Posted by: kbenoy | September 19, 2012

Phillips and Jones

This week we have a guest blog post by Frank Lockley one of our volunteers about his research on the Furniture Manufacturers and Retailers Phillips & Jones.

My latest contribution to the Taking Account of our Past project has been to research the company of Phillips & Jones who were furniture retailers in Wolverhampton, located in Darlington Street.

The only documents from the company in the collection are two ledgers, one of which still needs a lot of conservation work.

The earliest reference to the company that I could initially find was in the 1897-98 Wolverhampton Red Book directory where a rather elaborate advert for them describes them as “Designers and Manufacturers of High Class Furniture” as well as being “artistic upholsterers, carpet warehousemen, decorators and furnishing soft goods in French Tapestries, silks and cretonnes”. At this time they are located at 37 Queen Square and Cheapside.

Advert from Wolverhampton Red Book 1897

Their 1914 Wolverhampton Red Book advert further describes them as cabinet makers and highlights their workshop in Temple Street (that is heated by hot water!).

Advert from the Wolverhampton Red Book 1914

A number of photographs of Queen Square form the early 1900’s in the Archives online catalogue show the shop premises, usually identified by the window awnings.

Phillips and Jones Shop in Queen Square
Note the Tram on the left with the Phillips and Jones Advert

The one available ledger, that covers the period 1949 – 1966, provided a number of clues to put together a history of the company, the most important of which concerned the death of Mr. A.E. Chard, the managing director, in 1952.

His obituary in the Express & Star revealed that Albert Edward Chard was a partner with the late Mr. C.J. Phillips and had previously been with the company of Sidneys & Sons of Queen Square.

Searching the 1911 census I found a Mr. Charles John Phillips living in Tettenhall Road, occupation “Home Furnisher” and born in Bridgnorth. Tracing him back through census records I found him working as a furniture salesman in London in 1891 and as auctioneer and furniture shopkeeper at the same Wolverhampton address in 1901.

Further research suggested a possible death in 1948 that was confirmed by his obituary in the Express & Star of 10th March 1948. This describes how Charles John Phillips along with Mr. W.E. Jones purchased the home furnishing company of Sidneys & Sons and established Philips & Jones in Queen Square around 50 years previously. Both Messrs Phillips and Jones had previously been with the famous London furniture maker and retailer Schoolbreds. The obituary also states that the company moved from Queen Square to Darlington Street about 14 years previously.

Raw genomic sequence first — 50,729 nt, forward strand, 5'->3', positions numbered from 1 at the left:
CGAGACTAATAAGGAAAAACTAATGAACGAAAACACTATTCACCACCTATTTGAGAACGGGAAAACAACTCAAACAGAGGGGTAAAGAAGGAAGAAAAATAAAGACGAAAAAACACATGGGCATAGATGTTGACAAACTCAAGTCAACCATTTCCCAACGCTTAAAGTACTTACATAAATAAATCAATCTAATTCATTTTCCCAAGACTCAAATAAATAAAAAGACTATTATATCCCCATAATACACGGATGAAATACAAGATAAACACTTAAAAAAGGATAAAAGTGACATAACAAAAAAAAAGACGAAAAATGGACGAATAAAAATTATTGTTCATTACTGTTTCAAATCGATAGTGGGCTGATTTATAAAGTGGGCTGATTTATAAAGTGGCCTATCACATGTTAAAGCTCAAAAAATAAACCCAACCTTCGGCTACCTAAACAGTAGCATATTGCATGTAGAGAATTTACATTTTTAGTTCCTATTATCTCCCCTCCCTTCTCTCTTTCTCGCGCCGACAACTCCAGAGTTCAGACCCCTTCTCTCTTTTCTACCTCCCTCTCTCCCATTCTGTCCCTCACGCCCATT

Queen Square in 1910 with Phillips and Jones shop (with the awnings) the Electric Cinema and National Provincial Bank

The ledger appears to suggest that the company was originally based in showrooms at number 28 Darlington Street till 1948, then moving to number 80. The company occupied the same premises in Darlington Street until the mid 1970’s when they appear to have closed.

The one major remaining piece of the jigsaw was to try and identify Mr. W.E. Jones.

Another random check on the online catalogue unearthed a reference from 1898 to “Charles John Phillips and Walter Ernest Jones T/A Phillips & Jones”.

Searching through census and birth, marriage and death records identified Walter Ernest Jones as being born in Liverpool but brought up in Bridgnorth after his father died and his mother remarried. 1901 sees Walter living in Wolverhampton with wife Kate (having married in Kingston Surrey in 1893) and two young children. However the final piece in this jigsaw is the early death at 39 of Walter in Barnstaple, Devon in 1906.



  1. Thank you for this blog. I have a beautiful piece of theirs, a large Armoir. I mean big, 3 door center is a mirror with decorotive panels in all 3 door, with 2 drawers behind one door and one big drawer behind the double doors. All with wall sliding hangers and rod. I was trying to find out more about it. Do the ledgers describe the pieces? I was wondering when mine was created.

    • Hello David,
      Unfortunately, the records we hold for Phillips and Jones relate to the running of the business and do not give details of individual pieces of furniture. I would recommend contacting a furniture restorer such as, who could probably date your piece with a photo. I am not aware that any records of their furniture production have survived.
      Kind regards

  2. Congratulations on your research. We have a fine rosewood dining set bought from Phillips and Jones expensively in the 1960’s. It closely resembles Archie Shine designs. Is it possible the company retailed this maker’s furniture?
    Brian Cook

  3. I have 8 Phillips and Jones arts and crafts dining chairs
    My husband has sadly passed away. I would like a valuation
    On them

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